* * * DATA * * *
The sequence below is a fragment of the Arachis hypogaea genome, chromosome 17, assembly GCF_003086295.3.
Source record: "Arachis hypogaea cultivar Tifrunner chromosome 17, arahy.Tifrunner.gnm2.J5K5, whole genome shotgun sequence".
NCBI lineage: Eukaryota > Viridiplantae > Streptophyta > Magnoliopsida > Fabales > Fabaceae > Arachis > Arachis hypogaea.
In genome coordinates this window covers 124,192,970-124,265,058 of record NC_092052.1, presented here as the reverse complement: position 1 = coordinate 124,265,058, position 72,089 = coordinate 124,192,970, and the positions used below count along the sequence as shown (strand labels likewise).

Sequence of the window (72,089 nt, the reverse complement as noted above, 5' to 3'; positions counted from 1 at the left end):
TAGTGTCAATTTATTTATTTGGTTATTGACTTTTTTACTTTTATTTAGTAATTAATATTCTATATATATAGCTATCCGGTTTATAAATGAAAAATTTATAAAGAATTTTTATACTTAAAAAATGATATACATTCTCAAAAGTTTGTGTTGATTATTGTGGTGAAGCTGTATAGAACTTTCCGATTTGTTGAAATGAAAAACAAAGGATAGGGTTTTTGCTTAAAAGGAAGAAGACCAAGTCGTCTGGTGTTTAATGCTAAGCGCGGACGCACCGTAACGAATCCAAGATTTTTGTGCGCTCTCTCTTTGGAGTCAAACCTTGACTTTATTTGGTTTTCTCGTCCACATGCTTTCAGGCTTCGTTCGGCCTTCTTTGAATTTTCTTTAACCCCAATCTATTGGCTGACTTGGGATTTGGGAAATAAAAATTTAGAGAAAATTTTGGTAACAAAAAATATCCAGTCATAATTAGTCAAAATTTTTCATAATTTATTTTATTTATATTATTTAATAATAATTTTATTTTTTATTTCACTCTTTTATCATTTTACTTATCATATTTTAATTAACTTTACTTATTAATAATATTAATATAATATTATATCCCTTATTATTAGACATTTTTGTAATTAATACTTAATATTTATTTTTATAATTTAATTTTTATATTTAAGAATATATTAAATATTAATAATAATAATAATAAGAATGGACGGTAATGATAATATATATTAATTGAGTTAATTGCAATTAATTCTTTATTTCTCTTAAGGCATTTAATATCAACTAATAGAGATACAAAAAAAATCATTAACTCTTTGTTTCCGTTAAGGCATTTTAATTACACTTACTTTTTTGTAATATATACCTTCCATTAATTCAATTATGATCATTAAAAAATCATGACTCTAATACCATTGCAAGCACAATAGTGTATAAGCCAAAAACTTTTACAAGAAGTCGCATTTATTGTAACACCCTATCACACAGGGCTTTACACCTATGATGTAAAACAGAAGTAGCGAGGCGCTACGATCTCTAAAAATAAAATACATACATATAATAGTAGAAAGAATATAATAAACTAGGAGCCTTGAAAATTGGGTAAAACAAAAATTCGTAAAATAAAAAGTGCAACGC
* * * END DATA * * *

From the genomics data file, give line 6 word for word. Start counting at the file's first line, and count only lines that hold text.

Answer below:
TAGTGTCAATTTATTTATTTGGTTATTGACTTTTTTACTTTTATTTAGTAATTAATATTCTATATATATAGCTATCCGGTTTATAAATGAAAAATTTATAAAGAATTTTTATACTTAAAAAATGATATACATTCTCAAAAGTTTGTGTTGATTATTGTGGTGAAGCTGTATAGAACTTTCCGATTTGTTGAAATGAAAAACAAAGGATAGGGTTTTTGCTTAAAAGGAAGAAGACCAAGTCGTCTGGTGTTTAATGCTAAGCGCGGACGCACCGTAACGAATCCAAGATTTTTGTGCGCTCTCTCTTTGGAGTCAAACCTTGACTTTATTTGGTTTTCTCGTCCACATGCTTTCAGGCTTCGTTCGGCCTTCTTTGAATTTTCTTTAACCCCAATCTATTGGCTGACTTGGGATTTGGGAAATAAAAATTTAGAGAAAATTTTGGTAACAAAAAATATCCAGTCATAATTAGTCAAAATTTTTCATAATTTATTTTATTTATATTATTTAATAATAATTTTATTTTTTATTTCACTCTTTTATCATTTTACTTATCATATTTTAATTAACTTTACTTATTAATAATATTAATATAATATTATATCCCTTATTATTAGACATTTTTGTAATTAATACTTAATATTTATTTTTATAATTTAATTTTTATATTTAAGAATATATTAAATATTAATAATAATAATAATAAGAATGGACGGTAATGATAATATATATTAATTGAGTTAATTGCAATTAATTCTTTATTTCTCTTAAGGCATTTAATATCAACTAATAGAGATACAAAAAAAATCATTAACTCTTTGTTTCCGTTAAGGCATTTTAATTACACTTACTTTTTTGTAATATATACCTTCCATTAATTCAATTATGATCATTAAAAAATCATGACTCTAATACCATTGCAAGCACAATAGTGTATAAGCCAAAAACTTTTACAAGAAGTCGCATTTATTGTAACACCCTATCACACAGGGCTTTACACCTATGATGTAAAACAGAAGTAGCGAGGCGCTACGATCTCTAAAAATAAAATACATACATATAATAGTAGAAAGAATATAATAAACTAGGAGCCTTGAAAATTGGGTAAAACAAAAATTCGTAAAATAAAAAGTGCAACGC